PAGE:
THERE’S PLENTY TO TALK ABOUT in the farm bills adopted by the U.S. House and Senate, important and welcome changes that might help dairy, fruit and vegetable, and livestock farmers in Columbia County. Funny, then, that for all the promises to save taxpayers billions, one part that doesn’t get as much publicity is the overall cost.
It’s reportedly a measly $1 trillion or so on various forms of agriculture over the next decade, and we’ve become blasé about numbers that size since bailing out the big banks. Besides, when you break it down, that trillion dollars (give or take) works out to less than $100 billion a year. And when you divide that by the population, assuming I’ve got my zeroes straight, it works out to roughly $300 a year for each person in this country to support the activities that feed us and provide the clothing we wear that’s not made of plastic.
Congressman Chris Gibson (R-20th) spoke with Columbia County farmers this week about the farm bill and the parts of it that would have a direct impact on their livelihoods, including a new approach to cushioning the impact on dairy farmers of wild swings in the wholesale price of milk. It’s called a “risk management” approach that may help local farmers ride out tough economic times and the damage from storms, drought and whatever curveballs climate change has in store for us.
This and other programs, like loans to provide more access in rural areas to broadband communications and programs that help younger people who want to give farming a try underscore the important role that government plays in assuring that there’s an opportunity for individuals who want to work the land and that there’s still some farmland to work that isn’t controlled by multinational agri-business. Maybe not everyone who voted for the bill sees it that way; there are benefits in the bill for industrial-scale farming too. But in this hyper-partisan era, the bills reminds us that Republicans and Democrats might agree on some issues of national importance.
Then there’s this other part of the bill that doesn’t seem to have much to do with farming at all. It hasn’t gotten much attention either, even though it’s the largest expenditure in the current farm bill and is the place where the greatest amounts would be cut–billions of dollars over the decade. This part of the bill is called food stamps, now renamed the Supplemental Nutrition Program (SNAP).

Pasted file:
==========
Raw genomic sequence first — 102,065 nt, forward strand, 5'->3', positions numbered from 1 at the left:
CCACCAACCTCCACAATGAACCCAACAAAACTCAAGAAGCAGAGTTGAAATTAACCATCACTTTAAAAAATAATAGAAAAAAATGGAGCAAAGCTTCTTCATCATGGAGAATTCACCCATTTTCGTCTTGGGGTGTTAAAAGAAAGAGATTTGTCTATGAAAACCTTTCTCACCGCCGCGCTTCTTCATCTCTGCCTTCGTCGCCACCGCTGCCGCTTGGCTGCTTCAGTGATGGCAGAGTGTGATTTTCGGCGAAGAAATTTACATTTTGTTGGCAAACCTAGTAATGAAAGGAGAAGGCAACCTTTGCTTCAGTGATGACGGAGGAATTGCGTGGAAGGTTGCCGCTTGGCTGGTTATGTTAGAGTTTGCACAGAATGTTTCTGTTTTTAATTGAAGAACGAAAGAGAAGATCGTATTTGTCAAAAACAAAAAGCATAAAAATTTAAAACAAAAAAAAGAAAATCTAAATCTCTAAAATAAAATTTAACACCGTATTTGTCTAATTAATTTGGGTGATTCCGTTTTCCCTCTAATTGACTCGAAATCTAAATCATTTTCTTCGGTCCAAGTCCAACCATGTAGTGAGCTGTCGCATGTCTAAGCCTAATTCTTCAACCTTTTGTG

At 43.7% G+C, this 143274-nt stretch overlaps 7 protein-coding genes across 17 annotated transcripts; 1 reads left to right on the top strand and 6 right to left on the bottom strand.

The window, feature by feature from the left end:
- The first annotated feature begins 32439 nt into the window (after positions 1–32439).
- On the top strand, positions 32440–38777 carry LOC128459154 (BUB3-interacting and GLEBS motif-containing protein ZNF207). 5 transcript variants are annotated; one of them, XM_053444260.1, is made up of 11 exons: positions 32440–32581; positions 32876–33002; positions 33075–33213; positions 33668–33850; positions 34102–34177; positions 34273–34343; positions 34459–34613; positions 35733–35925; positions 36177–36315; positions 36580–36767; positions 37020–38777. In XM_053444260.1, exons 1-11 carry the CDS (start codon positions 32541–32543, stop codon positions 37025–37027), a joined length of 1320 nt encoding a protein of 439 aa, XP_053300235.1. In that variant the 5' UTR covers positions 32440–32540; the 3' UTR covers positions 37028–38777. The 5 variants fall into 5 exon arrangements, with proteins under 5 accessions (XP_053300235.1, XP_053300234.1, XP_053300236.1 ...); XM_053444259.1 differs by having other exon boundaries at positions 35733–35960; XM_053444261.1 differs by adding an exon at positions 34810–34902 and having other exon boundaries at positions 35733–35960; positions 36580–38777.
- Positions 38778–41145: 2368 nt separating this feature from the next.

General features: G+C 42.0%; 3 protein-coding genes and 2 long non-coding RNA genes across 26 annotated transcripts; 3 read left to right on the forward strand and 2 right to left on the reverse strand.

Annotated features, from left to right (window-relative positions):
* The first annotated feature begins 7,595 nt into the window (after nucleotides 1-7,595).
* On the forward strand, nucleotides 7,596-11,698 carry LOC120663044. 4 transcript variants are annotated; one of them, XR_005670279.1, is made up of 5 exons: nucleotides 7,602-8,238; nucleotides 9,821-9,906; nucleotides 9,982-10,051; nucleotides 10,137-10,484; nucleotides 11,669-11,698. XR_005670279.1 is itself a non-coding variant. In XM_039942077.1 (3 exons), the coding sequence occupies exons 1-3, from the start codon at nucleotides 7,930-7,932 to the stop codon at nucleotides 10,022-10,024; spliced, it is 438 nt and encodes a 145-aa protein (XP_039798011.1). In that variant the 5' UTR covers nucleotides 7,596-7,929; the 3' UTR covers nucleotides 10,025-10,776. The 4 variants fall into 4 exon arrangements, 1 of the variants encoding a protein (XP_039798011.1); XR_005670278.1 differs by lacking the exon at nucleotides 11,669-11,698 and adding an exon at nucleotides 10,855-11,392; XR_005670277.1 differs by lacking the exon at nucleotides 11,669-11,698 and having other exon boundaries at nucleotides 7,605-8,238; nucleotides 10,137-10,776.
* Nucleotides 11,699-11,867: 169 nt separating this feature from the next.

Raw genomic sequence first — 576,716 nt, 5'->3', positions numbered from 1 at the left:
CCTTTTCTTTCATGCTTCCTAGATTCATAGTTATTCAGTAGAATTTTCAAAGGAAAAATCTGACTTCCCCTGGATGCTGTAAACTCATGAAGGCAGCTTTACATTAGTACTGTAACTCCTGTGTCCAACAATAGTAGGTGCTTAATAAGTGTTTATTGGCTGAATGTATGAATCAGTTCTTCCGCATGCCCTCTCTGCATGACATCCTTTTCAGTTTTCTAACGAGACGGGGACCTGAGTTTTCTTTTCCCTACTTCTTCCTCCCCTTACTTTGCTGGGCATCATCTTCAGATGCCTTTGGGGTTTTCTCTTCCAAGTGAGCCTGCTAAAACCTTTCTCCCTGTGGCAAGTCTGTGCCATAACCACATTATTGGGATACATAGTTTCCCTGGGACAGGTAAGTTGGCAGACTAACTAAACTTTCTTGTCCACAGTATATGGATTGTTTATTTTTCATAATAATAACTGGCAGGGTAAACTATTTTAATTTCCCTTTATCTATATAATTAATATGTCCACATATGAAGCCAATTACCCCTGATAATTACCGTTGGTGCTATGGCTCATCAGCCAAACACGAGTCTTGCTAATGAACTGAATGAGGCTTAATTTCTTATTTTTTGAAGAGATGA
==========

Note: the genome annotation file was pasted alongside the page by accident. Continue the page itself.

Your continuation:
The use of food stamps has risen sharply since 2009 and the onset of the Great Recession. We can all hope the use will decline again as the economy recovers. But the slow pace of the recovery has prolonged the need for food stamps. Too bad, then, for the three to five million people who are projected to lose this food assistance if the House bill’s proposed $16 billion cut in nutrition programs over the next 10 years becomes law. The Senate was slightly more thoughtful, proposing to cut a little less from food assistance to people who can’t make ends meet.
Ask around and it won’t take long to find people in Columbia County who’ve been laid off and who look for work or maybe have a job that doesn’t pay enough to make ends meet and who need food stamps to get by. Include children, seniors or folks with disabilities. Food stamps help them, too.
Politicians are right when they say that cuts have to be made somewhere. No government program should be exempt, including food stamps. But what good does it do our farmers if fewer people have money to buy their food? Farming once served as the cornerstone of strong communities in this county, so how does hunger enhance the strength of the places we live and work?
There are parts of the farm bill that deserve praise and support, like ending direct payments to farmers who don’t grow food. Mr. Gibson’s work on behalf of allowing schools to choose local produce rather than government supplies and his support of food stamps at farmers markets are positive steps. And yet this progress can’t mask how the farm bills undermine what we like to think of as our shared values of common sense and decency.
Strange isn’t it that something lawmakers call a farm bill can find no better way of balancing the budget than taking food away from those who can least afford to lose it.